Nomadic Peoples is the official journal of the Commission on Nomadic Peoples, part of the International Union of Anthropological and Ethnological Sciences (IUAES).
Nomadic Peoples is a peer-refereed international academic journal, published by Berghahn Books, Oxford and New York.
Online abstracts for current and back issues are available on the Berghahn website.
Full articles can be downloaded through access to the library subscription service INGENTAConnect.
Aims and Scope
Founded in the 1970s, the Journal Nomadic Peoples has a long and respected position in the scholarship devoted to peoples who maintain a mobile way of life such as nomadic pastoralists, hunters and gatherers, and other peripatetics. The journal’s aim is to provide the scientific community and the general public with new research on past and changing aspects of the culture and society, ecology, economy, and politics of mobile peoples. The journal is international in geographical spread, as nomadic or recently-mobile peoples are found on all the continents. Journal articles discuss some of the challenges faced by nomadic peoples in a rapidly changing world, and their adaptations to new ways of life. As the founding editor, Professor Philip Salzman remarked in 1984, the journal crosses disciplinary and functional specializations, from academics to administrators. In recent years, the Journal has expanded its scope to encompass natural science perspectives on nomadic peoples along side the traditional anthropological and ethnological ones. Contributors and consulting editors include anthropologists as well as development practitioners, ecologists, economists, policy-makers, and range and livestock scientists.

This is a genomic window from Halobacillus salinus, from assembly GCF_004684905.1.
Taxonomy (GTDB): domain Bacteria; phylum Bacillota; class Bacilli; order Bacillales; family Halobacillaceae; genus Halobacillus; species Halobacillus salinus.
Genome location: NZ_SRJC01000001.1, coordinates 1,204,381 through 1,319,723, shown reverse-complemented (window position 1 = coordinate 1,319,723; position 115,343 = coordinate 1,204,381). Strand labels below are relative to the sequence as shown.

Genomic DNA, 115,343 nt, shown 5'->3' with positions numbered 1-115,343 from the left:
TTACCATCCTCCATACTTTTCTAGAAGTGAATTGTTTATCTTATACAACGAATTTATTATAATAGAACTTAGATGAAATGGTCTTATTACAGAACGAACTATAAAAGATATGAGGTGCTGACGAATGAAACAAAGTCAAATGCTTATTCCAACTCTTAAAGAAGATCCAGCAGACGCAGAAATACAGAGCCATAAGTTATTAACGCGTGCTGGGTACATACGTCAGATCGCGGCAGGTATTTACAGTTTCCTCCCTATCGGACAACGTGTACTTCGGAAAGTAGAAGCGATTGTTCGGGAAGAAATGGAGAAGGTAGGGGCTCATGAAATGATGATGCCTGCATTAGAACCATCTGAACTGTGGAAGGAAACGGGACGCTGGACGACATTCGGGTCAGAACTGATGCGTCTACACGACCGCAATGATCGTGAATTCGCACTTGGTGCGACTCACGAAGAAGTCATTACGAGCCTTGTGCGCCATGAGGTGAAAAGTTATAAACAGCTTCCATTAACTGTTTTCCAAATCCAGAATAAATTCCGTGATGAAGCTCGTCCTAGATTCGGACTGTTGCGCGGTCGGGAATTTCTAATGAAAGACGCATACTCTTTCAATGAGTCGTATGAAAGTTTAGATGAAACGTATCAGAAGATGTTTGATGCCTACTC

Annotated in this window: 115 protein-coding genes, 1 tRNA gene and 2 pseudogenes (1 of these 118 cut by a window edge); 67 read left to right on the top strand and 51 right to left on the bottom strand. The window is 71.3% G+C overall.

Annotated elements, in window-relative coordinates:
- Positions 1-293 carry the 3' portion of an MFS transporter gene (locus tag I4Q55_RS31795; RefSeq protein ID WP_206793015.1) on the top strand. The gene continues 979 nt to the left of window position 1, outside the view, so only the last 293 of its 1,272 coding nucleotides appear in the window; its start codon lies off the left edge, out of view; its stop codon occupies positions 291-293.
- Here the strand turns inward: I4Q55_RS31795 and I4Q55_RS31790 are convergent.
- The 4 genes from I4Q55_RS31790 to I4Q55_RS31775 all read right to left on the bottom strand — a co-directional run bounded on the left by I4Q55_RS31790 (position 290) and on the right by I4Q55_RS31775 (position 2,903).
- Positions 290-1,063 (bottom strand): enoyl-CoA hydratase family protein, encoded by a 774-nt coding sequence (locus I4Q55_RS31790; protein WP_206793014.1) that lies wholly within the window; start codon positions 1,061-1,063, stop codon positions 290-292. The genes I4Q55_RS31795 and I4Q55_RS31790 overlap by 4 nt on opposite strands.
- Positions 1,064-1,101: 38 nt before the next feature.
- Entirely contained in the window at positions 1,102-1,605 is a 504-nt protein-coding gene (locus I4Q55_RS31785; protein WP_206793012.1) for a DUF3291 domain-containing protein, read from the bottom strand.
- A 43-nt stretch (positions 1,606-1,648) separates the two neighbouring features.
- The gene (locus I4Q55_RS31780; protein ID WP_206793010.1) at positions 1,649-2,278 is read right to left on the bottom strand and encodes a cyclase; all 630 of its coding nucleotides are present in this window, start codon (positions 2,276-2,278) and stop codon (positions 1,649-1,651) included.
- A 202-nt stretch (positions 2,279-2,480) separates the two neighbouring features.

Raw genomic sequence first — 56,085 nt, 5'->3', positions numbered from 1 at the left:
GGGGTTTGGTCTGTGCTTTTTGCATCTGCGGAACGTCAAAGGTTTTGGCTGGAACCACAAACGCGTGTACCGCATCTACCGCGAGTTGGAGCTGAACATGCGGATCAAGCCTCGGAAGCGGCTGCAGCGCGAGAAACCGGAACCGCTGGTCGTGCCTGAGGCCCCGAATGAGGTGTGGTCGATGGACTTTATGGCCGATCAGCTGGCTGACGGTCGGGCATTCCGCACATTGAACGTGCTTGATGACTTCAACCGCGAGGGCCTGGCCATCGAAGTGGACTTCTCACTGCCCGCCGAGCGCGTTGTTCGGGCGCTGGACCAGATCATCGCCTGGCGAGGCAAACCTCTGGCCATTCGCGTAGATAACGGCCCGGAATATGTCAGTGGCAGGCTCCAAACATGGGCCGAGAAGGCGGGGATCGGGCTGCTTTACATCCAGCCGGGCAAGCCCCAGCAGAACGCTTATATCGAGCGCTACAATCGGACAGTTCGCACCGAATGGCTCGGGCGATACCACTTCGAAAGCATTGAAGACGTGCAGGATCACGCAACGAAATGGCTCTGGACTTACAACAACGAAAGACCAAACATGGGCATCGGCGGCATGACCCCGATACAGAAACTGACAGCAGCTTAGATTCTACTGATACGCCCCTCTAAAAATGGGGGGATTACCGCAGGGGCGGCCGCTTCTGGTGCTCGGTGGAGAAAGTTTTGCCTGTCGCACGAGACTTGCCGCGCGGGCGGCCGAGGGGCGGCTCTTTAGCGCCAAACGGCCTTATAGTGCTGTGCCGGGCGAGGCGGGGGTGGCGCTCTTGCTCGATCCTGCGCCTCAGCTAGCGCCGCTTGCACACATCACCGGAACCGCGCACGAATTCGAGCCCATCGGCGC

Nomadic Peoples has a long and respected position in the scholarship devoted to peoples who maintain, sometimes against the odds, a mobile way of life. The journal´s aim is to deal with all types of nomadic peoples, such as pastoral nomads, foragers, peripatetics (gypsies), and so-called sea nomads. Its aim is to provide the scientific community and the general public with information on the traditional as well as the actual lifestyles, on strategies of herd management, hunting, fishing, food gathering, servicing and trading. It discusses the hazards nomadic peoples face in a rapidly changing world. The contributions cover all aspects of the culture of itinerant peoples. The is a recent expansion of the scope to encompass natural science perspectives on nomadic peoples. The consulting editors include development practitioners, ecologists, range and livestock scientists , as well as social scientists.